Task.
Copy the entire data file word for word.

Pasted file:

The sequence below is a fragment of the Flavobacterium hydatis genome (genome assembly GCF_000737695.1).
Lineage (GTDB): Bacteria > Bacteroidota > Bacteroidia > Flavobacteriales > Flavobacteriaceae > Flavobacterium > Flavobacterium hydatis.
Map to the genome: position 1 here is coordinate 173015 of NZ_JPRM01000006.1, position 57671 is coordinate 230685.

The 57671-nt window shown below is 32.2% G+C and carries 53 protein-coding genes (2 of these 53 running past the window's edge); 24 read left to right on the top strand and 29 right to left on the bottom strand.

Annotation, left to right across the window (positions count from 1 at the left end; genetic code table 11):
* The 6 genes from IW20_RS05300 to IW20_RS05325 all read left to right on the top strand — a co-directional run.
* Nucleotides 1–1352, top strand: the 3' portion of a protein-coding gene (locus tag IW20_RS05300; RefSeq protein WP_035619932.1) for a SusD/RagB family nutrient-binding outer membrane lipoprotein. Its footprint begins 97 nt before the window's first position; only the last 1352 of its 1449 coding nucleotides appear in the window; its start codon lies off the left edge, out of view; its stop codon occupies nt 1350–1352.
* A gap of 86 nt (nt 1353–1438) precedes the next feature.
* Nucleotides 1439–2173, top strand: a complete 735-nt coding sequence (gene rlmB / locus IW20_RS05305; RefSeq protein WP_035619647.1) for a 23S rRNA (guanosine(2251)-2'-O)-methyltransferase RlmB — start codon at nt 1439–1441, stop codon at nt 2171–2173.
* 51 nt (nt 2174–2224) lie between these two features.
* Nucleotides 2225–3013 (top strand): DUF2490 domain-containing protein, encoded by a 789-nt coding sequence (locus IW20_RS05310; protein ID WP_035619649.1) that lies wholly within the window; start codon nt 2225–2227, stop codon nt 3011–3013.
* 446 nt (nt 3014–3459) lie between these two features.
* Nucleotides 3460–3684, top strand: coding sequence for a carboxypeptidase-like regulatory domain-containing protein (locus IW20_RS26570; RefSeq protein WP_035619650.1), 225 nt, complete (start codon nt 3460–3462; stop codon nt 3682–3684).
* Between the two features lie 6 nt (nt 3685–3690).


The sequence below is a fragment of the Flavobacterium hydatis genome (genome assembly GCF_000737695.1).
Lineage (GTDB): Bacteria > Bacteroidota > Bacteroidia > Flavobacteriales > Flavobacteriaceae > Flavobacterium > Flavobacterium hydatis.
Map to the genome: position 1 here is coordinate 173015 of NZ_JPRM01000006.1, position 57671 is coordinate 230685.

The 57671-nt window shown below is 32.2% G+C and carries 53 protein-coding genes (2 of these 53 running past the window's edge); 24 read left to right on the top strand and 29 right to left on the bottom strand.

Annotation, left to right across the window (positions count from 1 at the left end; genetic code table 11):
* The 6 genes from IW20_RS05300 to IW20_RS05325 all read left to right on the top strand — a co-directional run.
* Nucleotides 1–1352, top strand: the 3' portion of a protein-coding gene (locus tag IW20_RS05300; RefSeq protein WP_035619932.1) for a SusD/RagB family nutrient-binding outer membrane lipoprotein. Its footprint begins 97 nt before the window's first position; only the last 1352 of its 1449 coding nucleotides appear in the window; its start codon lies off the left edge, out of view; its stop codon occupies nt 1350–1352.
* A gap of 86 nt (nt 1353–1438) precedes the next feature.
* Nucleotides 1439–2173, top strand: a complete 735-nt coding sequence (gene rlmB / locus IW20_RS05305; RefSeq protein WP_035619647.1) for a 23S rRNA (guanosine(2251)-2'-O)-methyltransferase RlmB — start codon at nt 1439–1441, stop codon at nt 2171–2173.
* 51 nt (nt 2174–2224) lie between these two features.
* Nucleotides 2225–3013 (top strand): DUF2490 domain-containing protein, encoded by a 789-nt coding sequence (locus IW20_RS05310; protein ID WP_035619649.1) that lies wholly within the window; start codon nt 2225–2227, stop codon nt 3011–3013.
* 446 nt (nt 3014–3459) lie between these two features.
* Nucleotides 3460–3684, top strand: coding sequence for a carboxypeptidase-like regulatory domain-containing protein (locus IW20_RS26570; RefSeq protein WP_035619650.1), 225 nt, complete (start codon nt 3460–3462; stop codon nt 3682–3684).
* Between the two features lie 6 nt (nt 3685–3690).